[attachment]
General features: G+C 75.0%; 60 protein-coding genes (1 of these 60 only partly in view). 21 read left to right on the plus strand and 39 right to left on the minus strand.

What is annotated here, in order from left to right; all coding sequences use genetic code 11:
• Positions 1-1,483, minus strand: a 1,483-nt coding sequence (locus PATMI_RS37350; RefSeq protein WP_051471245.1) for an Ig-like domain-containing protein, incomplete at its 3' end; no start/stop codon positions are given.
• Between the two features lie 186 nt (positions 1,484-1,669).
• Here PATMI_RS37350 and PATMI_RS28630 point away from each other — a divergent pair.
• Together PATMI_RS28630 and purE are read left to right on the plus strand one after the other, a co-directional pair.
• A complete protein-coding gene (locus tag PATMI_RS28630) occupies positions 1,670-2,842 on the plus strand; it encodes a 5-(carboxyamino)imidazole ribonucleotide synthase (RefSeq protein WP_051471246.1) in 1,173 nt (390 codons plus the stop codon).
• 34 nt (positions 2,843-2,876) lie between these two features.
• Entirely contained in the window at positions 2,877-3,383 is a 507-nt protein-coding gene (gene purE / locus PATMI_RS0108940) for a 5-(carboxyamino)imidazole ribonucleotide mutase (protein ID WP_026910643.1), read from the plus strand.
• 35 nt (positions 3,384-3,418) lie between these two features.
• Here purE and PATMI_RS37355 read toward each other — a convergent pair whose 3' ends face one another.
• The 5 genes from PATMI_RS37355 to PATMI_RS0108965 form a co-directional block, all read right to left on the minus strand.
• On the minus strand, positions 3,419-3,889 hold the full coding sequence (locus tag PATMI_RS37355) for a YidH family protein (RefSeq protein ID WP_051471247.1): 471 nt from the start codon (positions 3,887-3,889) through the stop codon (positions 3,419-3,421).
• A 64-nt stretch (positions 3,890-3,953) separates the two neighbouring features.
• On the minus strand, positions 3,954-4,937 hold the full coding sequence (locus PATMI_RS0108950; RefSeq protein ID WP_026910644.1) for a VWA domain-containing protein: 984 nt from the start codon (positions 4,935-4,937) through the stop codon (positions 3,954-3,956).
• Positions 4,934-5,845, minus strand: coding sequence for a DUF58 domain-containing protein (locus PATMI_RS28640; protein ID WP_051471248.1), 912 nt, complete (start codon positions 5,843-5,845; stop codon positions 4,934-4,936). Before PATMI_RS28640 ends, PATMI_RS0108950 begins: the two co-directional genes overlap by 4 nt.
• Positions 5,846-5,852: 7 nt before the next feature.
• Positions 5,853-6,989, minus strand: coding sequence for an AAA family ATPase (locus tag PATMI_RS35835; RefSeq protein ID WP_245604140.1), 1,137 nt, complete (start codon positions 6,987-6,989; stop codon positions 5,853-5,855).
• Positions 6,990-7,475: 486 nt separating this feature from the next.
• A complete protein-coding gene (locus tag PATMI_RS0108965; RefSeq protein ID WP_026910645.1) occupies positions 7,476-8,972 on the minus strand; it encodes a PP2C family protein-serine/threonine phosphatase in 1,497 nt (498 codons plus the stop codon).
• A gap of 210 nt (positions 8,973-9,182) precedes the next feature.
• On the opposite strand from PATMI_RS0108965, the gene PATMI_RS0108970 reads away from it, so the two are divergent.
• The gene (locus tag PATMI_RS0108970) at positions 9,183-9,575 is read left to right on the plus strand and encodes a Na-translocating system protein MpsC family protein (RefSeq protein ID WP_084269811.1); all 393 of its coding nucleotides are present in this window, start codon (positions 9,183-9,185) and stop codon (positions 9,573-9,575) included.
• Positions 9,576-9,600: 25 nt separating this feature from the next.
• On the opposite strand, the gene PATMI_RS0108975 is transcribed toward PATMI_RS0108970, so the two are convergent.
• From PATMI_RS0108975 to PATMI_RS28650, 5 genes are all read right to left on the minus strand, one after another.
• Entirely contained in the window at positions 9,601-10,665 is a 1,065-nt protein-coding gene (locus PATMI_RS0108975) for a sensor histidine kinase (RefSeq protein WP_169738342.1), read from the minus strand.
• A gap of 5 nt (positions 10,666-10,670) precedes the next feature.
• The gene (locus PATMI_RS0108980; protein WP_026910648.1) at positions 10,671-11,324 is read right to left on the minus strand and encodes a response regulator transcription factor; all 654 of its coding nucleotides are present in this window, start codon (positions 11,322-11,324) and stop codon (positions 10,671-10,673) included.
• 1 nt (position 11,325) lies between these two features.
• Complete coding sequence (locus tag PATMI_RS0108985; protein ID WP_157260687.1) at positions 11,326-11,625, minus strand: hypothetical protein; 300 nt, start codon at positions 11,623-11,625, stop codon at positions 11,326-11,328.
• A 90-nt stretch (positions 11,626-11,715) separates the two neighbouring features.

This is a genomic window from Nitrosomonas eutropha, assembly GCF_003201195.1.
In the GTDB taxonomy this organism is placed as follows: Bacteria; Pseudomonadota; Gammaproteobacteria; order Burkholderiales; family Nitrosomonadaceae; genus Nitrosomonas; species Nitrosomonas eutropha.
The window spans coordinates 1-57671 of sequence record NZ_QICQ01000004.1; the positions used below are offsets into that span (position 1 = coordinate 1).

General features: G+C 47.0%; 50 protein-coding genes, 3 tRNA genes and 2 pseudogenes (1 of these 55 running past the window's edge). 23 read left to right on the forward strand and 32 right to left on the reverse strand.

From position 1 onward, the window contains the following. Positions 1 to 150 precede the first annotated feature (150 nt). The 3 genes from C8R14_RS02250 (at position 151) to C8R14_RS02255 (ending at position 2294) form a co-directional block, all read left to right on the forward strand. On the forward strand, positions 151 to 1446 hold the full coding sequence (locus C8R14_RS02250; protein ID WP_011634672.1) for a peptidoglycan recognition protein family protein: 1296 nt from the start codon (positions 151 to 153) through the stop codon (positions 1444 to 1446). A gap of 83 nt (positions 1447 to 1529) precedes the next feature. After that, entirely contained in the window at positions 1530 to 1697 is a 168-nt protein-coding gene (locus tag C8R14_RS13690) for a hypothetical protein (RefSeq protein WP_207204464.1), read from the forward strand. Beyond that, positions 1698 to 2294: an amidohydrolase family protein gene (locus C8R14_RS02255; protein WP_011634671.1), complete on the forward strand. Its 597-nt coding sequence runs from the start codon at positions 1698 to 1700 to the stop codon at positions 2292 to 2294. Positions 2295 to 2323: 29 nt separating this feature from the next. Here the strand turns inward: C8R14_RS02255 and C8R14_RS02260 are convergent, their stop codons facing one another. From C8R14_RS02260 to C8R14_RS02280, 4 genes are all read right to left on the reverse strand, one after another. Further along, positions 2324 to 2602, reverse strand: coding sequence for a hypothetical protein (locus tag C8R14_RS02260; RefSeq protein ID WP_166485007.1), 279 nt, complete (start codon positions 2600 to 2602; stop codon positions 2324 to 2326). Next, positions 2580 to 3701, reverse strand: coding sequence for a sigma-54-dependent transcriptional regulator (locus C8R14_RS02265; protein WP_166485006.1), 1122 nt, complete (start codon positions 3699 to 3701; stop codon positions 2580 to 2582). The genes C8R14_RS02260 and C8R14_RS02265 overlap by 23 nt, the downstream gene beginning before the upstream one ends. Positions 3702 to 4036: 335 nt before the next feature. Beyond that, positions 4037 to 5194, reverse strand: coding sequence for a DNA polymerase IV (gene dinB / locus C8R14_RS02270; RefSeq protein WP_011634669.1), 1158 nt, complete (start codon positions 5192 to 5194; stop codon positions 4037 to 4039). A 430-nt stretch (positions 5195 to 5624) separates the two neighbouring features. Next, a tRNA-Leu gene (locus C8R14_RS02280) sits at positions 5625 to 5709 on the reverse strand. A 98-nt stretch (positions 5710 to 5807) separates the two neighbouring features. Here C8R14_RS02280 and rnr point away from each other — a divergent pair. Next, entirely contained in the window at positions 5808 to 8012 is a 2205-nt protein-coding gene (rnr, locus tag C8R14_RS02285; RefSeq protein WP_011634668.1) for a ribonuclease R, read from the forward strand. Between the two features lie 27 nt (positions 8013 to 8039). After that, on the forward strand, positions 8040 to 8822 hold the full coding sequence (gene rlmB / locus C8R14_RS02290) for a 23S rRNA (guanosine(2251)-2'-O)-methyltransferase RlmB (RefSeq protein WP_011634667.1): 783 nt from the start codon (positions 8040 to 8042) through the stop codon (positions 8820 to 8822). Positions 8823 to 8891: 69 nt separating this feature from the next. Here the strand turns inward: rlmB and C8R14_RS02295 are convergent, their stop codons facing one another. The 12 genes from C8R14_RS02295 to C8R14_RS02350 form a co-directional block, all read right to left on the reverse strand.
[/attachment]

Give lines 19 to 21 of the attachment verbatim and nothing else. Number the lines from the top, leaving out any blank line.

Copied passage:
• Positions 6,990-7,475: 486 nt separating this feature from the next.
• A complete protein-coding gene (locus tag PATMI_RS0108965; RefSeq protein ID WP_026910645.1) occupies positions 7,476-8,972 on the minus strand; it encodes a PP2C family protein-serine/threonine phosphatase in 1,497 nt (498 codons plus the stop codon).
• A gap of 210 nt (positions 8,973-9,182) precedes the next feature.